SECURE Act 2.0 Explained for 2023
- Written by Terry Turner
Senior Financial Writer and Financial Wellness Facilitator
Terry Turner has more than 35 years of journalism experience, including covering benefits, spending and congressional action on federal programs such as Social Security and Medicare. He is a Certified Financial Wellness Facilitator through the National Wellness Institute and the Foundation for Financial Wellness and a member of the Association for Financial Counseling & Planning Education (AFCPE®).Read More
- Edited ByLamia Chowdhury
Lamia Chowdhury is a financial content editor for RetireGuide and has over three years of marketing experience in the finance industry. She has written copy for both digital and print pieces ranging from blogs, radio scripts and search ads to billboards, brochures, mailers and more.Read More
- Published: January 25, 2023
- 3 min read time
- This page features 4 Cited Research Articles
- Edited By
What Is the SECURE Act 2.0
The SECURE Act 2.0 is a law designed to improve and expand opportunities for Americans to save for a secure and comfortable retirement. Enacted Dec. 29, 2022, the SECURE Act 2.0 adjusts and adds to the original SECURE (Setting Every Community Up for Retirement Enhancement) Act to strengthen the retirement system across the country for individuals and businesses.
If You Are Retired or Approaching Retirement
Some of the new provisions are of particular importance to people at or near retirement age, especially those surrounding required minimum distributions (RMDs) and catch-up contributions.
Required Minimum Distributions
The age at which you must take required minimum distributions is now 73, up from 72. In 2033, it will rise again to 75.
If you turn 72 in 2023, you must take your first RMD by Dec. 31, 2024. You can delay until April 1, 2025, but then you’ll have to withdraw two RMDs in the same tax year.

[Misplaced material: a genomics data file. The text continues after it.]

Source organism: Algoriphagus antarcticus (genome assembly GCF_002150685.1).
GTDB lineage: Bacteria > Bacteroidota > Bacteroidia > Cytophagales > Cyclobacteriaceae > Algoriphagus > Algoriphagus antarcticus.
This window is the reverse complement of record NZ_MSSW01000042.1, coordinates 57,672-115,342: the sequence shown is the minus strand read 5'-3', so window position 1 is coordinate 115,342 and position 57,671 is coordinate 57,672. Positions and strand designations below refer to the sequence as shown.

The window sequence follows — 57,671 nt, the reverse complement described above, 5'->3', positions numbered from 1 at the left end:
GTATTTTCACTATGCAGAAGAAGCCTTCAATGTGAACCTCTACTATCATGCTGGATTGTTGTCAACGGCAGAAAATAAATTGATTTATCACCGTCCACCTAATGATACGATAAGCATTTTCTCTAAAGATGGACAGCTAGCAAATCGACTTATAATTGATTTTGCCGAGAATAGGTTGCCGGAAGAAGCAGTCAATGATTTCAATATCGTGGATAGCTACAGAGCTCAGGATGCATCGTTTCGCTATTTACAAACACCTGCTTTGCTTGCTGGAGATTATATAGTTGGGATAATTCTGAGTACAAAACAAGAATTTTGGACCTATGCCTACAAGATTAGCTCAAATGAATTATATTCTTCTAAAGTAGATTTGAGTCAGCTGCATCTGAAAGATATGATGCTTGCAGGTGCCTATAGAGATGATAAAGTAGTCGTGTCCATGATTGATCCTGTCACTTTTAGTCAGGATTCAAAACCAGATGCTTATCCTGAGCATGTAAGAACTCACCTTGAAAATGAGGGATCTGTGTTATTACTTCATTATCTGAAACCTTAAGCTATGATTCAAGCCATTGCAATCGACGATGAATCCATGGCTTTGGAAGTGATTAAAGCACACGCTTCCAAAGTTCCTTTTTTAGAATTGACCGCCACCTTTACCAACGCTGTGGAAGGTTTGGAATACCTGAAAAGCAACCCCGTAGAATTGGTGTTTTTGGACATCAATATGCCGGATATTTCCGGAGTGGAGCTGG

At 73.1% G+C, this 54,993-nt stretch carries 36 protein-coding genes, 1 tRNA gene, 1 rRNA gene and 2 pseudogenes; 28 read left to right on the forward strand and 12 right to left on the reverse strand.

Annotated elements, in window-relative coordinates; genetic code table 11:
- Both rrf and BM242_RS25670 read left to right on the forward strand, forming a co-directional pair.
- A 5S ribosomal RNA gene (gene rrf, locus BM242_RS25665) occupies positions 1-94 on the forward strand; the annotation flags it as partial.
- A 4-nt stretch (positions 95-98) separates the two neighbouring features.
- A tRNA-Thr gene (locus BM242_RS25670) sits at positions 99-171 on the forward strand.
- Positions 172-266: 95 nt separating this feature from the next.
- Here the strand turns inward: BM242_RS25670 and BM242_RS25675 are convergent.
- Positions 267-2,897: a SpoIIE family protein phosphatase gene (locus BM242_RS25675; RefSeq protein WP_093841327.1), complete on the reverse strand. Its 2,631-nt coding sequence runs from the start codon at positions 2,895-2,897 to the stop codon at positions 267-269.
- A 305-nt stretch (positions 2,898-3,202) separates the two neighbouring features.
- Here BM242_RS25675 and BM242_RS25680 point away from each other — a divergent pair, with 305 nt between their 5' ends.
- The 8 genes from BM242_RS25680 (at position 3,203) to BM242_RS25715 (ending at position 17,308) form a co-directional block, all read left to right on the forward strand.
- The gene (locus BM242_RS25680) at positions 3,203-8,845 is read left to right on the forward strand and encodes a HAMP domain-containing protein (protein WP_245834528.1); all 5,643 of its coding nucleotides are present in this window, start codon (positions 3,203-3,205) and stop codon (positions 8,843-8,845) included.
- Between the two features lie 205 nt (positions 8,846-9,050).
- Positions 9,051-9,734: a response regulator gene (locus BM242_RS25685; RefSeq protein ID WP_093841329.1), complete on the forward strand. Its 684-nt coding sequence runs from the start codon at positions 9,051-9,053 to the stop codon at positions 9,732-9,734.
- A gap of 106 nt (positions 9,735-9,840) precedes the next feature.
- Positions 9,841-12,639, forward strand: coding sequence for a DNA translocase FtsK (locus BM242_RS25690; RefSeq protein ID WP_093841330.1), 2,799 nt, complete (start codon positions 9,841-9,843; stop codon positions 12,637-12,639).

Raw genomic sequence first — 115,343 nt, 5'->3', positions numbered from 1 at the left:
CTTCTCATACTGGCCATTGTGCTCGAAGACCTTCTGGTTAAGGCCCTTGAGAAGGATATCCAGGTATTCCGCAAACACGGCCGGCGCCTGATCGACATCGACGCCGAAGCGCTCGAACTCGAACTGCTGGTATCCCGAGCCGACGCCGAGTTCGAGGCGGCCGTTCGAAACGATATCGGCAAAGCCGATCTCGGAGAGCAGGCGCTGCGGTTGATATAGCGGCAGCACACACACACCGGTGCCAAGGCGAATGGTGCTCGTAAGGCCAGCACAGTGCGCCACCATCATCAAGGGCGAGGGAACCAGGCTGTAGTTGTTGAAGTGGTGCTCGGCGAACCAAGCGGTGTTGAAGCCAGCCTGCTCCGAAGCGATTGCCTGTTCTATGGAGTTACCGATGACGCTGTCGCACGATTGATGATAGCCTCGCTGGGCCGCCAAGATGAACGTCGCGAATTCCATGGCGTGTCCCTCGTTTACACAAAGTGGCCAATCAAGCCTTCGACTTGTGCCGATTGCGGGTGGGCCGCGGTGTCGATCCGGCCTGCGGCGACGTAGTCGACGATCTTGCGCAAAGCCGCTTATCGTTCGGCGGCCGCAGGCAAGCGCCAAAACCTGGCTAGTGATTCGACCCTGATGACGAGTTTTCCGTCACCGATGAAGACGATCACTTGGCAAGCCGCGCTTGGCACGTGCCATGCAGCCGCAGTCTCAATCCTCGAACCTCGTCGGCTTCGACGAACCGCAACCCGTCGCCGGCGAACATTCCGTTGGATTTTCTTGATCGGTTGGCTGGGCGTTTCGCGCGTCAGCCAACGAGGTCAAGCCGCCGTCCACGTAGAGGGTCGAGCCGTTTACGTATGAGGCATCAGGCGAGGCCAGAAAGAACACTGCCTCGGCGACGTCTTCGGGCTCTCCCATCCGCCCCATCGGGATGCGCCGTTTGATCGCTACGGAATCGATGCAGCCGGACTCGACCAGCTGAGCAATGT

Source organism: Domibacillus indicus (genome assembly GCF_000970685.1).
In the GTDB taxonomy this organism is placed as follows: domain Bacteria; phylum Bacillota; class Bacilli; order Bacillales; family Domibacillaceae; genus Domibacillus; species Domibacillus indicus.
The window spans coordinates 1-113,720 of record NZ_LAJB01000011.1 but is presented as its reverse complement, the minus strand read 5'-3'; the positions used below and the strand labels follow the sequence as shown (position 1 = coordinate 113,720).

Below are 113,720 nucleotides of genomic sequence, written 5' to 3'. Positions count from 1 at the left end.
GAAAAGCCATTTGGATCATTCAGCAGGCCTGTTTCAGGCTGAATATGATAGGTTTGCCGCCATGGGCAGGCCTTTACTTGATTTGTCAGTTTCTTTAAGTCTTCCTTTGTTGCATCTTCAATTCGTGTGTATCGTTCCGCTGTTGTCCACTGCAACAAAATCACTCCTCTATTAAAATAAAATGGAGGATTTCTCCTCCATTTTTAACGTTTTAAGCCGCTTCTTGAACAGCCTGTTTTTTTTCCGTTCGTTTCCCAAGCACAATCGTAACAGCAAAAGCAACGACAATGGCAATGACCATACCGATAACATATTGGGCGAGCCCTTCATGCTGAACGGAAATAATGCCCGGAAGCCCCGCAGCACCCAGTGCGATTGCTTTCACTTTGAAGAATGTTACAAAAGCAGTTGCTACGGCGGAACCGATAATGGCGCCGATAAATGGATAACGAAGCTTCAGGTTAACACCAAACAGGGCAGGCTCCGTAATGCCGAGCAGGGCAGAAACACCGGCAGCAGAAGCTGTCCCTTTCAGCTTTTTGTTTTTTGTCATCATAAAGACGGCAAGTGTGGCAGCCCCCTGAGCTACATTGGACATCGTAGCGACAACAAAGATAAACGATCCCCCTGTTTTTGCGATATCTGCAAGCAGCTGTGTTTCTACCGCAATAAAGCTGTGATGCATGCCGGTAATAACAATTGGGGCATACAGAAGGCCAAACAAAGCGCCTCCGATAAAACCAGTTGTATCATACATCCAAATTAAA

If you turned 72 in 2022 and haven’t yet taken your 2022 RMD, you must withdraw it by April 1, 2023, and your 2023 RMD by Dec. 29, 2023.
The penalty for failing to take your RMD in time was reduced. From now on, the penalty will drop from 50% of the RMD down to 25%. For IRAs, the penalty will go down to 10% if you withdraw the RMD and file a corrected tax form within two years.
Starting in 2025, people aged 61-63 can make catch-up contributions to workplace retirement plans of up to $10K every year (indexed for inflation). The current catch-up amount for people aged 50+ was recently increased to $7,500.
There are also new provisions pertaining to employment-based retirement plans for you to take advantage of where possible.
In 2025, automatic enrollment will become mandatory for new employer retirement savings plans, at a minimum contribution rate of 3%. Participating businesses must be three or more years old, with more than 10 employees. Employers can also offer small incentives to encourage employee contributions.
Part-time employees will also have better access to 401(k) plans: they will be able to partake in plans after two years of employment, rather than three.
Retirement plan providers will also be allowed to transfer workplace retirement accounts to a new employer account, even for employees with low balances. Instead of cashing out retirement plans with low balances with every job change, employees can continue to build their savings even as they change employers.
Matching Contributions for Roth IRAs
Starting this year, companies can offer employees the chance to receive vested matching contributions directly to their Roth IRAs.
Other Notable Changes
It is important to be aware of other additions or changes.
Some additions and changes include:
Tax Credits for Small Employers
Don’t hesitate to discuss with a trusted financial advisor how the SECURE 2.0 Act can best work to your benefit. Take advantage of all the chances the new Act provides to reduce your taxes and grow your retirement savings.
Editor Samantha Connell contributed to this article.
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